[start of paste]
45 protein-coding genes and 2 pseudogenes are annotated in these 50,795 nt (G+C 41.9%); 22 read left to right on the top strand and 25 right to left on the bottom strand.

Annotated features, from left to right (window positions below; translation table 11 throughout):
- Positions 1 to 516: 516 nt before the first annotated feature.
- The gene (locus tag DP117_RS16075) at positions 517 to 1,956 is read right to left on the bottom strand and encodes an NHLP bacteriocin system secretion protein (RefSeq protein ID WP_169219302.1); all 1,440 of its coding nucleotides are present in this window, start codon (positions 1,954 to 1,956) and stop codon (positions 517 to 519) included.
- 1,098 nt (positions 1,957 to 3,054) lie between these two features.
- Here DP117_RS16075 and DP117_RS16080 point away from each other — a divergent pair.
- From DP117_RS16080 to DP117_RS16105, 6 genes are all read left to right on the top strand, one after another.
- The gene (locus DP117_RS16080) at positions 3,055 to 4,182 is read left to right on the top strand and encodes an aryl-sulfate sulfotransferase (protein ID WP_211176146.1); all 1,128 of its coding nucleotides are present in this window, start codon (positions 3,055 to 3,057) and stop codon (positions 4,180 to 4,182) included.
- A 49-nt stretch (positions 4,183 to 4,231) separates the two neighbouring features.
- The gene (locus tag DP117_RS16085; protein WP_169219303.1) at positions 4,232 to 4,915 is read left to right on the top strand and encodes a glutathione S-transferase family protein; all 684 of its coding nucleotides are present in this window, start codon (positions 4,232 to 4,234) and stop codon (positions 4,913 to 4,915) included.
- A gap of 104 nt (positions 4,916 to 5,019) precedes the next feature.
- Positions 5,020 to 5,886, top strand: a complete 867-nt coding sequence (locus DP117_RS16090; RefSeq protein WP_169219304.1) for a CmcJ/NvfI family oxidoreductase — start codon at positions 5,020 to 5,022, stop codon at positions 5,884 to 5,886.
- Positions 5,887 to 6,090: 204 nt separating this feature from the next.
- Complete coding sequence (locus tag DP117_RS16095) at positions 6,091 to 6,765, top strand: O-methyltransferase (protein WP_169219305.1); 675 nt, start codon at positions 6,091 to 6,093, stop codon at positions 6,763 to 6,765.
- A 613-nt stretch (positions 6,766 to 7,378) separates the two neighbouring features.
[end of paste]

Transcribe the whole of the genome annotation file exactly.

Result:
45 protein-coding genes and 2 pseudogenes are annotated in these 50,795 nt (G+C 41.9%); 22 read left to right on the top strand and 25 right to left on the bottom strand.

Annotated features, from left to right (window positions below; translation table 11 throughout):
- Positions 1 to 516: 516 nt before the first annotated feature.
- The gene (locus tag DP117_RS16075) at positions 517 to 1,956 is read right to left on the bottom strand and encodes an NHLP bacteriocin system secretion protein (RefSeq protein ID WP_169219302.1); all 1,440 of its coding nucleotides are present in this window, start codon (positions 1,954 to 1,956) and stop codon (positions 517 to 519) included.
- 1,098 nt (positions 1,957 to 3,054) lie between these two features.
- Here DP117_RS16075 and DP117_RS16080 point away from each other — a divergent pair.
- From DP117_RS16080 to DP117_RS16105, 6 genes are all read left to right on the top strand, one after another.
- The gene (locus DP117_RS16080) at positions 3,055 to 4,182 is read left to right on the top strand and encodes an aryl-sulfate sulfotransferase (protein ID WP_211176146.1); all 1,128 of its coding nucleotides are present in this window, start codon (positions 3,055 to 3,057) and stop codon (positions 4,180 to 4,182) included.
- A 49-nt stretch (positions 4,183 to 4,231) separates the two neighbouring features.
- The gene (locus tag DP117_RS16085; protein WP_169219303.1) at positions 4,232 to 4,915 is read left to right on the top strand and encodes a glutathione S-transferase family protein; all 684 of its coding nucleotides are present in this window, start codon (positions 4,232 to 4,234) and stop codon (positions 4,913 to 4,915) included.
- A gap of 104 nt (positions 4,916 to 5,019) precedes the next feature.
- Positions 5,020 to 5,886, top strand: a complete 867-nt coding sequence (locus DP117_RS16090; RefSeq protein WP_169219304.1) for a CmcJ/NvfI family oxidoreductase — start codon at positions 5,020 to 5,022, stop codon at positions 5,884 to 5,886.
- Positions 5,887 to 6,090: 204 nt separating this feature from the next.
- Complete coding sequence (locus tag DP117_RS16095) at positions 6,091 to 6,765, top strand: O-methyltransferase (protein WP_169219305.1); 675 nt, start codon at positions 6,091 to 6,093, stop codon at positions 6,763 to 6,765.
- A 613-nt stretch (positions 6,766 to 7,378) separates the two neighbouring features.